May 2008
Volume 49, Issue 13
Free
ARVO Annual Meeting Abstract  |   May 2008
Ras Activation Alters Lens and Corneal Differentiation
Author Affiliations & Notes
  • Y. Zhang
    Surgery, Creighton University, Omaha, Nebraska
  • D. J. Burgess
    Surgery, Creighton University, Omaha, Nebraska
  • P. A. Overbeek
    Molecular & Cellular Biology, Baylor, College of Medicine, Houston, Texas
  • V. Govindarajan
    Surgery, Creighton University, Omaha, Nebraska
  • Footnotes
    Commercial Relationships  Y. Zhang, None; D.J. Burgess, None; P.A. Overbeek, None; V. Govindarajan, None.
  • Footnotes
    Support  NIH grant EY017610 (VG) and LB595 Development Grant (VG)
Investigative Ophthalmology & Visual Science May 2008, Vol.49, 1138. doi:https://doi.org/
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      Y. Zhang, D. J. Burgess, P. A. Overbeek, V. Govindarajan; Ras Activation Alters Lens and Corneal Differentiation. Invest. Ophthalmol. Vis. Sci. 2008;49(13):1138. doi: https://doi.org/.

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      © ARVO (1962-2015); The Authors (2016-present)

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Abstract

Purpose: : Our previous studies have shown that expression of fibroblast growth factor 10 (FGF10) in the murine lens induces the overlying corneal epithelial cells to proliferate initially, then to differentiate into lacrimal glands. The purpose of this study was to test whether Ras activation can phenocopy the effects of FGF10 stimulation of the corneal epithelial cells.

Methods: : In order to activate Ras in the corneal epithelial cells, we have generated transgenic mice that express a constitutively active form of human H-Ras linked to a modified Pax6 promoter. This promoter is active in the lens, corneal and conjunctival precursors. Ocular development of wild type and transgenic mice was analyzed by standard histological techniques, in situ hybridization and immunohistochemistry.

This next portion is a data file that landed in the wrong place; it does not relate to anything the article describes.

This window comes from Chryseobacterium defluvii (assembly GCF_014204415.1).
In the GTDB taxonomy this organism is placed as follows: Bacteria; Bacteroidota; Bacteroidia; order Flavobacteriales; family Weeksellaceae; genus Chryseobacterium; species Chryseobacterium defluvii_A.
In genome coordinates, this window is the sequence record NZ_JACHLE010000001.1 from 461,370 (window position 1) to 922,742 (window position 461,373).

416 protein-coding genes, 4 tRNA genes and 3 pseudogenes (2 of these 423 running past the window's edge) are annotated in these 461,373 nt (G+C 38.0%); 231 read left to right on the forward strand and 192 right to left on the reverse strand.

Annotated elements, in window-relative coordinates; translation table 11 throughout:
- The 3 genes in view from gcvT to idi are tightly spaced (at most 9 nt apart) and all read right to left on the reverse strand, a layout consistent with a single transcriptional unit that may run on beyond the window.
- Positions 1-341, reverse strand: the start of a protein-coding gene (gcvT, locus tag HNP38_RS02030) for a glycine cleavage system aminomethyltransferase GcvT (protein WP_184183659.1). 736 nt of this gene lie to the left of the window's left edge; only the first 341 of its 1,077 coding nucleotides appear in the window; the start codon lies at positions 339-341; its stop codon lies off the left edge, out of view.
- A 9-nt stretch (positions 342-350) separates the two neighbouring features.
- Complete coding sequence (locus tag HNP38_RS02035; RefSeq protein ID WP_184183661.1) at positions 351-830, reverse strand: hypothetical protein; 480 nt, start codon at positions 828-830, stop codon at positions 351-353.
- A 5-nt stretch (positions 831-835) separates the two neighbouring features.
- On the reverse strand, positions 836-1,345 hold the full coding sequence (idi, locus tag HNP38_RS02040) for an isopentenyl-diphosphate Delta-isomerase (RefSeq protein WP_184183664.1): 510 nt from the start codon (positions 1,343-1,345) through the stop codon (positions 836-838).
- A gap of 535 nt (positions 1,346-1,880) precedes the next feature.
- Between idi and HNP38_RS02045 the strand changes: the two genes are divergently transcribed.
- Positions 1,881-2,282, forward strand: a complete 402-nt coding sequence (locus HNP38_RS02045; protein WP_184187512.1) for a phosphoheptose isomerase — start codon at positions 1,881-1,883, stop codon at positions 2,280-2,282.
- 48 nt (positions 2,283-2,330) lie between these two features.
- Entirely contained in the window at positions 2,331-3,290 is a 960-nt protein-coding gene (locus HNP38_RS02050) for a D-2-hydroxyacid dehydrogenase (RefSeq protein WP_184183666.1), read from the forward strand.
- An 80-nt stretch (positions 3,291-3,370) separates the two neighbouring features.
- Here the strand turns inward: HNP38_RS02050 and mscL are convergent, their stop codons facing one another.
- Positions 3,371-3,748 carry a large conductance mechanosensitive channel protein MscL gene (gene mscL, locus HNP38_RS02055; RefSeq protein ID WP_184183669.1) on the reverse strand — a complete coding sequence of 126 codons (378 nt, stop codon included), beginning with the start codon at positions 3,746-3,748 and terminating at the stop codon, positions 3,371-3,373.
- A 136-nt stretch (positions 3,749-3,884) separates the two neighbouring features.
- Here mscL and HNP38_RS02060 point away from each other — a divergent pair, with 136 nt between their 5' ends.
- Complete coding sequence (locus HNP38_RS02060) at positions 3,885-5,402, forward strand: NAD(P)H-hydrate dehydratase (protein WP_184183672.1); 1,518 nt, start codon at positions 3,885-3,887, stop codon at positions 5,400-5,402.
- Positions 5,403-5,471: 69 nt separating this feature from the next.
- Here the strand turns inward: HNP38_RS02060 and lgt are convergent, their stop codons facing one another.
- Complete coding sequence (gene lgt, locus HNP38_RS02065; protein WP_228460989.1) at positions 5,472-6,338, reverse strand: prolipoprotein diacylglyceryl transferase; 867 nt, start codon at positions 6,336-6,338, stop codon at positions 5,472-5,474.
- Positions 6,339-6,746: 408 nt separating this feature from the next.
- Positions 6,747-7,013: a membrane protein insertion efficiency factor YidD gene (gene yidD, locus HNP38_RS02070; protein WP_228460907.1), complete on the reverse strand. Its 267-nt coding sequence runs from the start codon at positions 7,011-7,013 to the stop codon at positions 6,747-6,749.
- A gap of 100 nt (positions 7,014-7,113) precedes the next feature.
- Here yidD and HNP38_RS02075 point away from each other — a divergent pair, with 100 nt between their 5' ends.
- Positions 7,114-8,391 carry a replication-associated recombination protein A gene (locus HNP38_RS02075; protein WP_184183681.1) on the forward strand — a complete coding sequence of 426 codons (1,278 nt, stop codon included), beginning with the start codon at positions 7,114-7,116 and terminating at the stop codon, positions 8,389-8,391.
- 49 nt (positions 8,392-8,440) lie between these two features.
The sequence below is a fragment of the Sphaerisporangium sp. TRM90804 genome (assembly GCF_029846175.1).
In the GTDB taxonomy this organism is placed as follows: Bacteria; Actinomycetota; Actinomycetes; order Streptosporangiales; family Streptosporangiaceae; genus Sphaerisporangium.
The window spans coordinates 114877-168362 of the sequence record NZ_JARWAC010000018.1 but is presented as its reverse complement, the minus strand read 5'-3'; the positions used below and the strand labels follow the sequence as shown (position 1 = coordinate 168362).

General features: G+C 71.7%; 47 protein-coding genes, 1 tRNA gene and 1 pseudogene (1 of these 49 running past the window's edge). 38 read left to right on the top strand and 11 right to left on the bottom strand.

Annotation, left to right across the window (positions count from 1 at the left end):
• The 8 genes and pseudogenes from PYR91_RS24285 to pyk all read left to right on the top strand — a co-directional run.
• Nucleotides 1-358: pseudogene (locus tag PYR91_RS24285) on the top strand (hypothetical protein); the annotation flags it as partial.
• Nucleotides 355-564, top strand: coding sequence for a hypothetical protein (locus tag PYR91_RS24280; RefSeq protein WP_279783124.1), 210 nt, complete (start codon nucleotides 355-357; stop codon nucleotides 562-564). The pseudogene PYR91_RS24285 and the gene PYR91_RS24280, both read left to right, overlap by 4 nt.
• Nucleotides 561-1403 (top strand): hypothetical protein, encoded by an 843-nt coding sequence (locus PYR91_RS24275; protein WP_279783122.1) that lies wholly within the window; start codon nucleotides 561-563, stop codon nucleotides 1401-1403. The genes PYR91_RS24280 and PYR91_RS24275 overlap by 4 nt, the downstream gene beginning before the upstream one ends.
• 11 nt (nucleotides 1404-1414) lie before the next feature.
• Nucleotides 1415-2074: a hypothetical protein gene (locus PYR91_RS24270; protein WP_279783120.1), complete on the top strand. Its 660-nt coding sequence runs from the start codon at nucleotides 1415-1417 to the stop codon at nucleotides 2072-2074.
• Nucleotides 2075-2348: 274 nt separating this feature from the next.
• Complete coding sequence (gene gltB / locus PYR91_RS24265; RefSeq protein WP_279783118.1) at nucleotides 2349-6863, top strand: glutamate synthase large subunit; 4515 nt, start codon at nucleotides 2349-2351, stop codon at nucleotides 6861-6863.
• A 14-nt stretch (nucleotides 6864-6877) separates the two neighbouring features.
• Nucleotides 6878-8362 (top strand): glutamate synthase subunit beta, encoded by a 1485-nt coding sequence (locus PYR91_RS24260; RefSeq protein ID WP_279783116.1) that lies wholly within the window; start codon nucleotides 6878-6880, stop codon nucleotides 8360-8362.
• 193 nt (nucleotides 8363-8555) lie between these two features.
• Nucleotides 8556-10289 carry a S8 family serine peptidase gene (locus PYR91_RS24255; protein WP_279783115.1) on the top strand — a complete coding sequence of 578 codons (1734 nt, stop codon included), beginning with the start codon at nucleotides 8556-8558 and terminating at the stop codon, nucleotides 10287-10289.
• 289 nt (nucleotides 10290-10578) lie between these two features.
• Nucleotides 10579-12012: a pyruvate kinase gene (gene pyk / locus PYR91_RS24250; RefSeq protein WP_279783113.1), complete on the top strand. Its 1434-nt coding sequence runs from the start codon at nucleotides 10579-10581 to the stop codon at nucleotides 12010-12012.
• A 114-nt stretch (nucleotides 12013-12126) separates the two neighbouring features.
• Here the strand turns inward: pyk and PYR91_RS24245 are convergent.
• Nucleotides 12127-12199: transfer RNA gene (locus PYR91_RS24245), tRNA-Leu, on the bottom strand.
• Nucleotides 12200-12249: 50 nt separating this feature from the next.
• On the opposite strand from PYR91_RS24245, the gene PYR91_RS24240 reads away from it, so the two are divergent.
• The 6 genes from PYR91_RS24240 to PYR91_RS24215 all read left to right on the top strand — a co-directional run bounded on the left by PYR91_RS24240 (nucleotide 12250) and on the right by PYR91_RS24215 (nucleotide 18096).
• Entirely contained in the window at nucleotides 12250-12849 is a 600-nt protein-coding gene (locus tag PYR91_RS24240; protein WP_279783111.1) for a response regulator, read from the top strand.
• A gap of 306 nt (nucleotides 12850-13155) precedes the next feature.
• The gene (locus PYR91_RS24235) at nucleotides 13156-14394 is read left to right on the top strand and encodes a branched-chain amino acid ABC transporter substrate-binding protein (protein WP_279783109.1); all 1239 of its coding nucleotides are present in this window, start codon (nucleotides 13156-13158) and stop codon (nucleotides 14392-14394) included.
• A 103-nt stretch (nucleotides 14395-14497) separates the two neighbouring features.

Results: : Two transgenic families (OVE2043, OVE2044) that express the Pax6-Ras transgene were generated. Adult transgenic mice in the OVE2043 family appeared normal and in the 2044 family showed microphthalmia. Ras transgene expression was seen in the OVE2044 but not in the OVE2043 family. Histological analysis showed that the Ras transgenic mice did not develop ectopic lacrimal glands in the corneas. Instead, the lenses failed to detach from, and remained embedded in, the cornea. There were profound alterations to the corneal architecture; a distinctive corneal endothelial layer was absent and the stroma was disorganized. BrdU incorporation assays showed increased proliferation of lens and corneal epithelial cells with concomitant increase in cyclin D1 expression. Expression of keratin 12, a corneal epithelial differentiation marker, was downregulated in Ras transgenic corneas. In contrast, Ras transgenic lens epithelial cells showed upregulation of early fiber differentiation markers including Prox1, p27 and p57. Lacrimal glands, derived from conjunctival epithelial cells, showed an altered branching pattern in Ras transgenic mice.

Conclusions: : These results taken together suggest that key events during ocular development including completion of lens invagination, proliferation and differentiation of lens and corneal epithelial cells and branching morphogenesis of lacrimal glands are sensitive to alterations in Ras-mediated signaling. Our results also imply that Ras activation is not sufficient to phenocopy the effects of FGF10 stimulation of the corneal epithelial cells and that FGF10-induced glandular differentiation requires activation of other signaling molecules in addition to Ras.

Keywords: signal transduction 
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